After 50 Years, Theater Goers Still Afraid Of 'Woolf'

Saturday evening is the opening night of Who's Afraid of Virginia Woolf?, and it will be 50 years to the day since the debut of the play on Broadway. Weekend Edition host Scott Simon talks with Barbara Chai of The Wall Street Journal.

Copyright © 2012 NPR. For personal, noncommercial use only. See Terms of Use. For other uses, prior permission required.

SCOTT SIMON, HOST:

On October 13, 1962, George and Martha walked onstage drinking, swearing, smoking, wounding, even loving each other in their own way. Edward Albee's "Who's Afraid of Virginia Woolf?" opened 50 years ago tonight. And tonight, that play returns to Broadway. Barbara Chai joins us. She's a reporter who writes on arts for The Wall Street Journal and is an editor on their Speakeasy blog. She joins us from New York. Thanks so much for being with us.

BARBARA CHAI: Thank you for having me.

SIMON: This is a Steppenwolf Theater of Chicago production. Stars Amy Morton as Martha, and Tracy Letts, the Pulitzer-prize winning playwright, as George. How do they do with roles that people are always going to associate with Elizabeth Taylor and Richard Burton?

CHAI: Well, interestingly enough, Tracy and Amy have actually played husband and wife eight previous times in different productions. And so many of the audience members come in and actually mistake them for a real couple, which they are not, unlike Elizabeth Taylor and Richard Burton, who were a real couple. And so it's interesting. Onstage they do come across as two people who have been together forever with all of those ineffable qualities of love and marriage and cruelty.

SIMON: I'll put the plot just this way: a small college town dinner party from hell, in which the host and hostess play destructive verbal games. So, how do you get an audience to watch a three-hour play of a dinner party that they'd probably want to leave from as soon as possible?

CHAI: There's a lot of wit. Of course, Edward Albee's classic play. And on stage, they're in this confined space. Unlike the film, they can't the leave the room. They can't get in the car and drive around. And so I think they rely a lot on their physicality and the comedy of that, the destruction of that. It's really interesting to see them sort of reinterpret this play just in one space with completely new characters. And it's as if this play were written five years ago instead of 50.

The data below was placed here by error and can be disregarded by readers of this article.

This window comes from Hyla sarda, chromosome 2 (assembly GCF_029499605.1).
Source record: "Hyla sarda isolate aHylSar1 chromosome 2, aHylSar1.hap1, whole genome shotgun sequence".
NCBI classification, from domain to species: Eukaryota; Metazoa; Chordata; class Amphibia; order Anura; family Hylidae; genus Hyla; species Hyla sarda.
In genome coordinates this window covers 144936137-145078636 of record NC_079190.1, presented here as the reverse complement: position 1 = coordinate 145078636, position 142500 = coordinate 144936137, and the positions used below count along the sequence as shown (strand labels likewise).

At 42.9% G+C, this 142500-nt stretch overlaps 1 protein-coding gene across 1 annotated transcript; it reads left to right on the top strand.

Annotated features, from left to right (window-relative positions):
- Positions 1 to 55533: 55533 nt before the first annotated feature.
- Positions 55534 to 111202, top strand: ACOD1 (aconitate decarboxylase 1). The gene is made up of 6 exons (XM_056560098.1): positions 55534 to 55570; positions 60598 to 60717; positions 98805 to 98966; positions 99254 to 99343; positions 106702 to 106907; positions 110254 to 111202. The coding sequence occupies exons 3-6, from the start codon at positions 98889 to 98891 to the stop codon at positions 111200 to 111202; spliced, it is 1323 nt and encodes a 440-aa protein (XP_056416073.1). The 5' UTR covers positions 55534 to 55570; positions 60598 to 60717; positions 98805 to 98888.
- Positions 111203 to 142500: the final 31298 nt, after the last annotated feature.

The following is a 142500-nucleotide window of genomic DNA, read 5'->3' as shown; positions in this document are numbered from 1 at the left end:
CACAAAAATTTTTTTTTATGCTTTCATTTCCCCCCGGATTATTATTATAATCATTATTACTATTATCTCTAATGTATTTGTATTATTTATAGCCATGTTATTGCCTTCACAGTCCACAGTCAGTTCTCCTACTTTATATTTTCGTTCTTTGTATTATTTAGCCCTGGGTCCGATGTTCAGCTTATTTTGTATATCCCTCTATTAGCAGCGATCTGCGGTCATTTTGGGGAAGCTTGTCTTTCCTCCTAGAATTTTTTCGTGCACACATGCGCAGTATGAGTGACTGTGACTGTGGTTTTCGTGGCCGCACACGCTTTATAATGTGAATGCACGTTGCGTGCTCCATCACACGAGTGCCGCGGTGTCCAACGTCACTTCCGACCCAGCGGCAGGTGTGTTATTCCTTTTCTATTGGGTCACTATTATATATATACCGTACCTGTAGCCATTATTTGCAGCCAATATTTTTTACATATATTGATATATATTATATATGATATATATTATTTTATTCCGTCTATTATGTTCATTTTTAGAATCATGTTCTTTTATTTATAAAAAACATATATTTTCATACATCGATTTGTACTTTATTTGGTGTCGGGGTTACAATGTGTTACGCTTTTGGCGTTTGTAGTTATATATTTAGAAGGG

SIMON: To the best of your knowledge, did they update it or is it just that, is it that penetrating?

CHAI: Oh no. It's - Edward Albee's very strict about sticking to the letter of his plays. In fact, this is the first time he's given the rights to Steppenwolf to produce one of his plays. That's how strict he has been. And Tracy said, when I interviewed him for the Journal, that he was in rehearsals at Steppenwolf and Edward Albee was sitting eight feet away - and he's playing George. Now, Tracy Letts has won the Pulitzer, has won a Tony for writing "August: Osage County." This is his Broadway acting debut, however, and he said to me can you imagine how intimidating that is for an actor to have Edward Albee the playwright sitting eight feet away? So, they haven't made up any other lines. They haven't actually modernized the play at all. I really think it's a question of the staging. It's a question of how Tracy and Amy inhabit these characters in fresh ways. When I saw it, I was just completely moved. Like I said, if you had told me this was just written five years ago, I would have believed you.

SIMON: Barbara Chai, reporter and editor for the Wall Street Journal. "Who's Afraid of Virginia Wolfe?" opens on Broadway tonight, 50 years after it first did. Thanks so much for being with us.

CHAI: Thank you for having me.

SIMON: This is NPR News.

Copyright © 2012 NPR. All rights reserved. No quotes from the materials contained herein may be used in any media without attribution to NPR. This transcript is provided for personal, noncommercial use only, pursuant to our Terms of Use. Any other use requires NPR's prior permission. Visit our permissions page for further information.

NPR transcripts are created on a rush deadline by a contractor for NPR, and accuracy and availability may vary. This text may not be in its final form and may be updated or revised in the future. Please be aware that the authoritative record of NPR's programming is the audio.

Comments

 

Please keep your community civil. All comments must follow the NPR.org Community rules and Terms of Use. NPR reserves the right to use the comments we receive, in whole or in part, and to use the commenter's name and location, in any medium. See also the Terms of Use, Privacy Policy and Community FAQ.